Thursday, February 23, 2012

Interior test continued

Playing some more with Brigade 2. I really can't get enough of its awesome and ultrafast photorealistic rendering quality, it's as if you're walking around inside a photograph. Only a headmounted display is missing to make the illusion complete.

I've made yet another short video, this time rendered at 1280x720 (full render resolution), to show that Brigade can really render with superb image quality in just a few milliseconds:

The quality at this resolution is almost perfect: multiple reflections, refractions, glossy and diffuse surfaces, soft shadows, ambient occlusion, depth of field and subtle diffuse interreflection (mostly visible on the character) all render perfectly and combine just as you would expect in the real world. Take for example the reflection of the shadow cast by the glass horse (reflection+refraction+shadow): this effect would be completely undoable in a rasterizer, which struggles already with multiple transparent objects obscuring each other. No current game handles reflections of dynamic objects and characters well (let alone multiple reflections) and the reflected objects don't cast any shadows. Reflections of refracting objects aren't even an option. Luckily though, mirror rooms are not very common in the real world, so this special case can be safely ignored in games (unless you want to make a game in which ballrooms play a prominent role :).    

This is my current wallpaper, 1600x900 render resolution, which rendered in just 4 seconds on 2 GTX 580s (actually it  looked noise-free in under one second):

In future experiments, I will be focussing on achieving the highest possible lighting quality in real-time. For example, I think the amazing photoreal animations in the following videos (rendered with OpenCL GPU path tracing) will be possible in real-time very soon:

UPDATE: an avid reader of my blog advised me to add buttons for Twitter and Facebook, I'm still looking for the most unobtrusive way to add them ;-) Thanks Huub!


nuninho said...

you may not add OpenCL on nvidia card only for your samples because 28x.xx and 29x.xx drivers have still issue - OCL 1.1 is 1.5x slower than OCL 1.0.

Ray Tracey said...

phew! I was just about to hit the "Compile with OpenCL" button here, thanks for warning me.

I've read about that issue before though. I don't think Nvidia cares as long as AMD cards don't outperform theirs in OpenCL apps.

Harry Bardak said...

quite impressive !
Can you give a bit more details on many diffuse/glossy bounce are generating ?

Anonymous said...

hallo, i like the effort you invest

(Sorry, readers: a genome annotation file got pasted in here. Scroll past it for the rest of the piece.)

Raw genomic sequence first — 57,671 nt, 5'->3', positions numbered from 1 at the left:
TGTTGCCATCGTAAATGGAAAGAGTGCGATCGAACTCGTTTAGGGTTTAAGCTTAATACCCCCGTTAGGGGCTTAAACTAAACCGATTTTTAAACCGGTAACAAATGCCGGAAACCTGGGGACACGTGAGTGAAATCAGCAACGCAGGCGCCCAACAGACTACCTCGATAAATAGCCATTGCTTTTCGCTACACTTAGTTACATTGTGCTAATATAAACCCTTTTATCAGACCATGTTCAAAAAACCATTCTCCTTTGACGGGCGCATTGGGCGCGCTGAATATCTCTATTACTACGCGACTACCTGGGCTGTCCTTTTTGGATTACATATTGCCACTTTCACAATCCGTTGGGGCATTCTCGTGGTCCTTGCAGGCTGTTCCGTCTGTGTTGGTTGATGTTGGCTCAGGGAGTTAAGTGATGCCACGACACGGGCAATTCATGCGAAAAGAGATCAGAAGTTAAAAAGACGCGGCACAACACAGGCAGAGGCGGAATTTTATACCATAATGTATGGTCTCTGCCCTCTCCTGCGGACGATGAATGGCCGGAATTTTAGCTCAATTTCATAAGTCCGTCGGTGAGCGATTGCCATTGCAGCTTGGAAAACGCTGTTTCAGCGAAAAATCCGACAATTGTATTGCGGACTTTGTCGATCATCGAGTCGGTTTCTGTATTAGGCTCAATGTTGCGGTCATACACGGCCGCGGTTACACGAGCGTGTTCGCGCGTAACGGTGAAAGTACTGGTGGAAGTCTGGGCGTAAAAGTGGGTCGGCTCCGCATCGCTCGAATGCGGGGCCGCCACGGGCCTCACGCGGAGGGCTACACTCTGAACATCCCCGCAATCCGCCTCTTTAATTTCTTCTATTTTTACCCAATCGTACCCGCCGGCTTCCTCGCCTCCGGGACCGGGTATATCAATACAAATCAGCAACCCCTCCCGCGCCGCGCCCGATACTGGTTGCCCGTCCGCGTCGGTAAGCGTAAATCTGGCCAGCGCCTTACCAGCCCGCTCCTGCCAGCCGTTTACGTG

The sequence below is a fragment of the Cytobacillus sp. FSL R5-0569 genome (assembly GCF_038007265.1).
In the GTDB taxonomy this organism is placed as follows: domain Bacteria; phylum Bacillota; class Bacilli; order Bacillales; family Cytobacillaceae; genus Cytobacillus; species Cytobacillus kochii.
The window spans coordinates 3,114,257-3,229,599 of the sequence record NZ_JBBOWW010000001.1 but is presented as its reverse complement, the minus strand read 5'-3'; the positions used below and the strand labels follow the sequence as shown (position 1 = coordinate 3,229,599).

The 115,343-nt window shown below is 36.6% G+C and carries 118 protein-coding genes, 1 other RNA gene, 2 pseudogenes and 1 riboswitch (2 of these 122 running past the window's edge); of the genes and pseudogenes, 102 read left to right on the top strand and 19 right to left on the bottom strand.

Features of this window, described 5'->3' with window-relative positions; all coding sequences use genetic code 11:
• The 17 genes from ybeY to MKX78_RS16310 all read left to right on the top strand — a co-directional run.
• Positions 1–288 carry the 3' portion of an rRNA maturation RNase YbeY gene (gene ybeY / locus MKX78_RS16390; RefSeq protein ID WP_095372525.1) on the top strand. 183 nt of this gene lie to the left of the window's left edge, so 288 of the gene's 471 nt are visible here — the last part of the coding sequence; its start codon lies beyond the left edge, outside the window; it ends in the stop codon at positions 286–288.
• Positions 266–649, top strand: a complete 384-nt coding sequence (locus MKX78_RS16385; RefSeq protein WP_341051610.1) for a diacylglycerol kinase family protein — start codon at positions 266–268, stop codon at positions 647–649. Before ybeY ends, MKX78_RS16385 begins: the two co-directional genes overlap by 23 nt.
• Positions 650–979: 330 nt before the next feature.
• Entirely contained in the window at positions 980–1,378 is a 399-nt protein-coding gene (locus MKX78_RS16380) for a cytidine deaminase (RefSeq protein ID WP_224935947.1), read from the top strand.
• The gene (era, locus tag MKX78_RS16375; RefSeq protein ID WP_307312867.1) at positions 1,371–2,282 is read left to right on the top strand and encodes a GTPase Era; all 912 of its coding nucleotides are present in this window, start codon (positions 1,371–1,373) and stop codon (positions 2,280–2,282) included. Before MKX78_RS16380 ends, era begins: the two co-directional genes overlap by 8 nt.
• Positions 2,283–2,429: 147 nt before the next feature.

into this "realtime" stuff. but everything here looks blurry/noisy and all examples here need at least several seconds to produce an acceptable quality (and this with 2 gtx580). getting 20fps is a factor of 50-100 ? and hd resolution is another factor of 4 on top. so where do you see to get these factors from ?

Ray Tracey said...

Harry, the max path depth is set to 8 for glossy, diffuse and glass. You can see in the screenshot that reflections are 8 levels deep and the diffuse character and glossy ball remain correctly lit up to the 7th level. The glass horse becomes darker and less transparent with each level of reflection, because refractive objects need at least 3 bounces to become transparent.

Anonymous, all the noise issues will be taken care of with better algorithms. What I'm showing is just naive brute force path tracing without any filtering and other improvements applied (there are already some optimizations in the code to make it render MUCH faster). The video shows that the quality is acceptable at hd resolution (720p) in under one second. The blur is only temporary. It's entirely possible to render noisefree at high framerates and resolutions with some cleverness, it'll just take some time ;-)

Anonymous said...

Would it be possible to add sub surface scattering to Brigade? I'd to see some of that on the female model

BTW are you a C++ programmer?

Ray Tracey said...

I don't see why it wouldn't be possible to add SSS at some point.

Yes, I know a bit of C++.

Harry Bardak said...

Thanks for the info. This is truelly amazing. I am quite struggling to get 8 diffuse bounce in a decent time with Arnold. ( I am also pulling 0.5 Tb of texture and millions of poly so it is slow :p )